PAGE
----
Galapagos giant tortoise Diego returning home after helping to save species

Media playback is unsupported on your device                  Media caption The tortoise that has saved his species from extinction

Media playback is unsupported on your device Media caption The tortoise that has saved his species from extinction

Diego, part of the Chelonoidis hoodensis species that lives on the Galapagos island of Espanola, was one of the tortoises brought to the US between 1928 and 1933 and was later placed into the Charles Darwin Research Station for protection after the species was declared critically endangered in the 1960s, according to the San Diego Zoo.

Diego, a giant tortoise belonging to the Chelonoidis hoodensis species that is native to the Galapagos island of Española in Ecuador, is finally retiring after decades in a captive breeding program, the AFP news agency reports.

The population went from 15 to 2,000 tortoises due to the program, according to the conservancy.

A 100-year-old Galapagos tortoise who single-handedly saved his species by fathering 800 offspring is set for release. The Galapagos National Parks told CNN that they believe Diego is the father of nearly 40% of that population.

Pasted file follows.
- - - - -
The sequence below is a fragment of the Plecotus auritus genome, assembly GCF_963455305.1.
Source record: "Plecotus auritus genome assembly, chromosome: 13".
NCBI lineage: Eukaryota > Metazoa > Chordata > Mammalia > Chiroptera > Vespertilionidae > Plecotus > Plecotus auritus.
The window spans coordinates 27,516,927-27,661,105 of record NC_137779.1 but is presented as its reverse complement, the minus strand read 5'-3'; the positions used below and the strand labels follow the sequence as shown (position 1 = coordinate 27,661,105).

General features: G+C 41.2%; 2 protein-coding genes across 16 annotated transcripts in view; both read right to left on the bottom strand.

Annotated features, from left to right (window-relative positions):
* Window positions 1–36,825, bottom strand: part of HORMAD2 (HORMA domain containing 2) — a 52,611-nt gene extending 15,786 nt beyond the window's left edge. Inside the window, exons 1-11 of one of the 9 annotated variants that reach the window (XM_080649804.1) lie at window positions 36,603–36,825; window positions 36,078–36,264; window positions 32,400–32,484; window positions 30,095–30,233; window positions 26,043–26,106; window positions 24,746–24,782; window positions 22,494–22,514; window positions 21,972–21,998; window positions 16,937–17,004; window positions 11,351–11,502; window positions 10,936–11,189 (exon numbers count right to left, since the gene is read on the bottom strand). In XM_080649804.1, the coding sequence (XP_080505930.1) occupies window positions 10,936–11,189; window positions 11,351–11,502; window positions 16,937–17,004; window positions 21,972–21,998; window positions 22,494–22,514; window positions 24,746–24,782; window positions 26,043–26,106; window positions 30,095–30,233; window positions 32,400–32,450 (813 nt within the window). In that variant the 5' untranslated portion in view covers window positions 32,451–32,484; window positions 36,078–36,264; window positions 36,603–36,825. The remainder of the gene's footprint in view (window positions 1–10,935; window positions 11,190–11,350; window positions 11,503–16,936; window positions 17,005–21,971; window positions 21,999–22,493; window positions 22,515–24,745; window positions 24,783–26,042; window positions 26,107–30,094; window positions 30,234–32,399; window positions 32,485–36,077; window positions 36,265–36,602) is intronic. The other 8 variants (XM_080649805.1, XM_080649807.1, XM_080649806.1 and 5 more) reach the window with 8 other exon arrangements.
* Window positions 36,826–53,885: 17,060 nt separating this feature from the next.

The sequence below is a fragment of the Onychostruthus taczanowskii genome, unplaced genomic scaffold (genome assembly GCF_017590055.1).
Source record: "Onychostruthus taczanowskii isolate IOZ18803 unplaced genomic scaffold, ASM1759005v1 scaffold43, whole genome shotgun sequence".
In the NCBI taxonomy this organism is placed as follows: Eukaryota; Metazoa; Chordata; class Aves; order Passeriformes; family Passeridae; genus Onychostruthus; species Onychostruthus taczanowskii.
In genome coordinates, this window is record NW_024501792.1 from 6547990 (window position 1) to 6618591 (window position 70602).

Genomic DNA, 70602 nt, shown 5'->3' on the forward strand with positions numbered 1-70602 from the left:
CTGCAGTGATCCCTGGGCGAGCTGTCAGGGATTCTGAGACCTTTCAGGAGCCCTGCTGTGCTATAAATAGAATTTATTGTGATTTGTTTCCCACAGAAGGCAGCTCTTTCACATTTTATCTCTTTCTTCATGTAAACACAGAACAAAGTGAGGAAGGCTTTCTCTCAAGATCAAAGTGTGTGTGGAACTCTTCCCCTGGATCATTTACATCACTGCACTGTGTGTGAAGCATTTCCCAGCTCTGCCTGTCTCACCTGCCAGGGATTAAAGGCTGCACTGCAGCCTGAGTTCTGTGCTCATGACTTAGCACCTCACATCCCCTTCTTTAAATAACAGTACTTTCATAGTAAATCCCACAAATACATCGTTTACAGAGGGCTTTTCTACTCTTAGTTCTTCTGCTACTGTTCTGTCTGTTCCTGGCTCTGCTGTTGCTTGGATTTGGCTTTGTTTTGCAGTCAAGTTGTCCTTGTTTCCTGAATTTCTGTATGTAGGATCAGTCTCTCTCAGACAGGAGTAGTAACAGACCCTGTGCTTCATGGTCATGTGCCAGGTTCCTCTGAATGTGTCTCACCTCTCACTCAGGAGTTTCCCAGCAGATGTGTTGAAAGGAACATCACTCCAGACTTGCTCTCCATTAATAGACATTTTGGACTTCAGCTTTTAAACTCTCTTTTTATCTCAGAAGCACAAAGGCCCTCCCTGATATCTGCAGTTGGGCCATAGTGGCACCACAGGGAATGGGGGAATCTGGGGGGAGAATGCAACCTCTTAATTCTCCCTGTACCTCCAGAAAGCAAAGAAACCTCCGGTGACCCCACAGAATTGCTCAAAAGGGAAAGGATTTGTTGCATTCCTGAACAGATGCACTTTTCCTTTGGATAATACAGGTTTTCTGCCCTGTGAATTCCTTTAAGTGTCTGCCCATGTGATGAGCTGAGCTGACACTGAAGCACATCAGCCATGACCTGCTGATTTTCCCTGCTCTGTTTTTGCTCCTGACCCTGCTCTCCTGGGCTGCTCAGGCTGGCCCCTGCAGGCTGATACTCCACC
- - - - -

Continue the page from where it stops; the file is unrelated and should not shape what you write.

"About 1,800 tortoises have been returned to Espanola and now with natural reproduction we have approximately 2,000 tortoises", Jorge Carrion, the park's director, told AFP. He is believed to be the patriarch of around 40 per cent of that population.

Gibbs credits Diego's success to his "big personality".

Diego's contribution becomes more apparent when contrasted with Lonesome George, another gaint tortoise living in Galápagos. One of the other males, who is known only as E5, helped spawn 60 per cent of the total tortoise population, Gibbs said. "The third male - "E3" - virtually none". George's species, Chelonoidis abingdonii, was wiped out because he never fathered any progeny in all his years at the park.

An already-adult Diego had been brought to San Diego Zoo in the United States in the early 1930s from Espanola, an island in the extreme southeast of the Galapagos archipelago.

But thanks, in no small part to randy Diego, those numbers are now over 2000.

It's unclear how much longer Diego has to live, but there's no guarantee that he will stop his sexcapades in retirement.

The islands, 906km west of continental Ecuador, are a Unesco World Heritage site renowned worldwide for their unique array of plants and wildlife, including seals, iguanas, tortoises and birds.

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